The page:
Looking on the bright side, the students, teachers and governors of CGS have a great opportunity to put things right, not only to remember those who did something progressive but to consign the dead weight of memorialising slave trader Edward Colston to the dustbin of history. How about changing the name of CGS to The Joshua Fitch School for Girls; thereby recognising the efforts of someone who fought for the school and women’s education, rather than continuing to honour the icon of those who never wanted the school or its like to exist in the first place. I am sure Joshua Fitch would have been humbled by such a suggestion and I expect he would have thought it more appropriate to name the girls’ school after a female reformer instead.[23] However, either change would be significant step forward in ridding this city of this embarrassing and disturbing ‘cult of Colston’.


The author would like to thank Christine Townsend for help with the sources, Sarah Dunn for capturing the history of the origins of CGS in her book Colston’s Girls’ School: The First Hundred Years and the actions of the student ‘Diversity Group’ at CGS for the inspiration to research and write this article.

  1. [1]Ball, R. Edward Colston Research Paper #2: The Royal African Company and Edward Colston (1680-92). Bristol: Bristol Radical History Group, 2017. Retrieved from
  2. [2]Ball, R. Edward Colston Research Paper #1: Calculating the number of enslaved Africans transported by the Royal African Company during Edward Colston’s involvement (1680-92). Bristol: Bristol Radical History Group, 2017. Retrieved from [Back...]
  3. [3]This author’s emphasis in bold. Yong, M. “This is why Colston’s Girls’ School will not be removing the slave trader’s name” Bristol Post November 2, 2017. Accessed March 2018. [Back...]
  4. [4]Hanham, A. A. “COLSTON, Edward II (1636-1721), of Mortlake, Surr.” in The History of Parliament: The House of Commons 1690-1715, eds. Hayton, D., Cruickshanks, E. and Handley, S. (London: Boydell and Brewer, 2002). Accessed 2017. [Back...]
  5. [5][5] Morgan, K. Edward Colston and Bristol (Bristol: Bristol Branch of the Historical Association, 1999) pp. 9-10. [Back...]
  6. [6]Hanham, “COLSTON, Edward II”; Latimer, J. The history of the Society of Merchant Venturers of the City of Bristol; with some account of the anterior Merchants’ Guilds (Bristol: Arrowsmith, 1903) p. 287. [Back...]
  7. [7]Dunn, S. Colston’s Girls’ School: The First Hundred Years (Bristol: Redcliffe, 1991) pp. 4-5. [Back...]
  8. [8]Ibid pp. 4-5. [Back...]
  9. [9]Ibid p. 6. [Back...]
  10. [10]Clarke, C. C. The Society of Merchant Venturers of Bristol – by Charles Cyril Clarke (Master 1920-21) being a Lecture given at the Royal Colonial Institute, Bristol, on Jan 2nd, 1922 (Bristol: J. W. Arrowsmith, 1922) pp. 51-53. [Back...]
  11. [11]The ‘Colston Nominees’ were originally chosen by Edward Colston but became a self-selecting organisation after his death. Dunn, Colston’s Girls’ School p. 12. [Back...]
  12. [12]Ibid p. 10. [Back...]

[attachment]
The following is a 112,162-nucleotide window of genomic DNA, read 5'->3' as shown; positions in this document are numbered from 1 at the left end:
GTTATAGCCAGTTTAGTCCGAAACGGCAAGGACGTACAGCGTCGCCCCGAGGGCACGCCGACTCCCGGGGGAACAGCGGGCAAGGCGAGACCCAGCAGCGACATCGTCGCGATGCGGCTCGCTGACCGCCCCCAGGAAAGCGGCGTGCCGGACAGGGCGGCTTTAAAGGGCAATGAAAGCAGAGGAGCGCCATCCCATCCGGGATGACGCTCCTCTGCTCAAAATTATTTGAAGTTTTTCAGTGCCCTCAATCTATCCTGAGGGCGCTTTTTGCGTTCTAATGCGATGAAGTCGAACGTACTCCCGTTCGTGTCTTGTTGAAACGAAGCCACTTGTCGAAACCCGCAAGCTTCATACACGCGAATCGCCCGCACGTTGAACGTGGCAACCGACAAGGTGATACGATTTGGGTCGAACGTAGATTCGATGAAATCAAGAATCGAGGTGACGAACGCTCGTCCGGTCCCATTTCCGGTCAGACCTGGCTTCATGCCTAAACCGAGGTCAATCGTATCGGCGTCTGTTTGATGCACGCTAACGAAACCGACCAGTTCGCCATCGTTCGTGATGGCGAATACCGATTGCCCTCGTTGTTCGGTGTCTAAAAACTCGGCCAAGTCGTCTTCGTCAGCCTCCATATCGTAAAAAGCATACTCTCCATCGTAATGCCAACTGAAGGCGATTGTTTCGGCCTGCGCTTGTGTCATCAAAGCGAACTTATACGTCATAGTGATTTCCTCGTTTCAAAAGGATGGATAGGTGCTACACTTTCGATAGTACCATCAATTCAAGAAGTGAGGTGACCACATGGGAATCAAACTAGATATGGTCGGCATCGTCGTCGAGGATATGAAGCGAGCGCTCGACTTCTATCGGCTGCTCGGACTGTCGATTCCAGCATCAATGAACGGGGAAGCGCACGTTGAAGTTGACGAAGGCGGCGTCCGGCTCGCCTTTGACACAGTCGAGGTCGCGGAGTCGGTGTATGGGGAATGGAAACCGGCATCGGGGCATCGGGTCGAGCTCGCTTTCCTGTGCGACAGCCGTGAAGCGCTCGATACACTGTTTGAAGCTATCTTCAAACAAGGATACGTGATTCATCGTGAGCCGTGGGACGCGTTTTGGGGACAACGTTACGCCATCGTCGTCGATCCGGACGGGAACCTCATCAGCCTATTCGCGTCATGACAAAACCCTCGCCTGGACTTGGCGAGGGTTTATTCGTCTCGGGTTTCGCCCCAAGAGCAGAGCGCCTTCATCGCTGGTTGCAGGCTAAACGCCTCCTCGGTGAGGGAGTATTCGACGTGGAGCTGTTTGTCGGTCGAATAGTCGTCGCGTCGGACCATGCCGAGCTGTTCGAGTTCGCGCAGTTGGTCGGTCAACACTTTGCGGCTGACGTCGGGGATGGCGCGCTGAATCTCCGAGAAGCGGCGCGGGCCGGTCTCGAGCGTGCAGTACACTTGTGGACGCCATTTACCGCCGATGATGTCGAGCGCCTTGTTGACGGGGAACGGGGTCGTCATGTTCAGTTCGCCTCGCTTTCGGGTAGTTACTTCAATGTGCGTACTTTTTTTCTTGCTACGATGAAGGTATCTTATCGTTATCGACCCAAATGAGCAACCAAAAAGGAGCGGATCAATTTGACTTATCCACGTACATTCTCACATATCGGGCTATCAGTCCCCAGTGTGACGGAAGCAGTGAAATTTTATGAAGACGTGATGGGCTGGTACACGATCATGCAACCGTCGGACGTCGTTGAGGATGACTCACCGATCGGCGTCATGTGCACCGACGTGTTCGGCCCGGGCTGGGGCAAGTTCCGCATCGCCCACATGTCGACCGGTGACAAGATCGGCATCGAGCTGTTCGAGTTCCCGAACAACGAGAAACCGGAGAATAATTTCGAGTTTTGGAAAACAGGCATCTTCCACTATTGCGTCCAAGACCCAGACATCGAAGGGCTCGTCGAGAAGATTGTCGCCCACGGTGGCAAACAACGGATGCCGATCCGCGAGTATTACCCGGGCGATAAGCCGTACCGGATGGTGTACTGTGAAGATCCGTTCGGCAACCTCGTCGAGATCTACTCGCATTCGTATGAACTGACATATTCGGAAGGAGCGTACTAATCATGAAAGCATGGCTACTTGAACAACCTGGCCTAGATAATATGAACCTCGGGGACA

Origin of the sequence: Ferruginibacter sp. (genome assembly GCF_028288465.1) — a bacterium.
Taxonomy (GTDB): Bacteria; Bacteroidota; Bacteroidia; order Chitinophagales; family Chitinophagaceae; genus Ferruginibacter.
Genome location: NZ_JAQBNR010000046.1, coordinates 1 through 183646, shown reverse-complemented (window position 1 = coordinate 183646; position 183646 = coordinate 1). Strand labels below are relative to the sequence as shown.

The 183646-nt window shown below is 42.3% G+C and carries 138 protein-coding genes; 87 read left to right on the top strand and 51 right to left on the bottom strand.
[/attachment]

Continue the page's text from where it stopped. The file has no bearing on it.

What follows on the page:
13. [13]Ibid p. 11. [Back...]
  14. [14]Ibid pp. 11-12. [Back...]
  15. [15]Ibid pp. 15-16. [Back...]
  16. [16]Ibid p. 19. [Back...]
  17. [17]Yong, M. “Colston Hall name change was a ‘moral decision’ not a financial one, as bosses gear up for backlash”. Bristol Post April 27th, 2017. Accessed March 2018. [Back...]
  18. [18]Cork, T. “Bristol church refuses to host most important thanksgiving service to honour slave trader Edward Colston for the first time in almost 300 years” Bristol Post November 15, 2017. Accessed March 2018. [Back...]
  19. [19]Yong, M. “Colston’s Primary School makes decision on removing controversial slave trader’s name” Bristol Post December 1, 2017. Accessed March 2018. [Back...]
  20. [20]Cork, T. “Colston’s Girls’ School Commemoration Day will not mention Edward Colston – but will remember slavery” Bristol Post October 16, 2017. Accessed March 2018. [Back...]
  21. [21]The Venturers Trust (VT) which governs CGS was formed in 2017 through the amalgamation of the CGS Trust and Merchants’ Academy Trust. The VT is ‘sponsored’ by the Society of Merchant Venturers (SMV) and the University of Bristol (UoB) and is ultimately controlled by four members of the SMV (Denis Burn, Chris Curling, David Marsh and Tim Ross) and Judith Squires (UoB). As ‘members’ these five people appoint, remove and replace trustees of the board of the VT. The board currently consists of 14 members, of which ten are from the SMV (including Caroline Duckworth the CEO of the SMV), two from UoB and two others co-opted and agreed by members. The VT governs eight ‘academy’ schools only four of which were existing state schools, of these three are currently rated ‘inadequate’ by Ofsted (2018).
  22. [22]Yong, “This is why Colston’s Girls’ School will not be removing the slave trader’s name”. [Back...]
  23. [23] For example, how about renaming Colston’s Girls’ School after Malala Yousafzai the young Pakistani women who was shot in the head by the Taliban for campaigning for female education in 2012. Yousafzai now resident in the UK, is the youngest person to win the Nobel Peace Prize and continues to campaign, as a UN messenger, for children’s education and rights around the world. [Back...]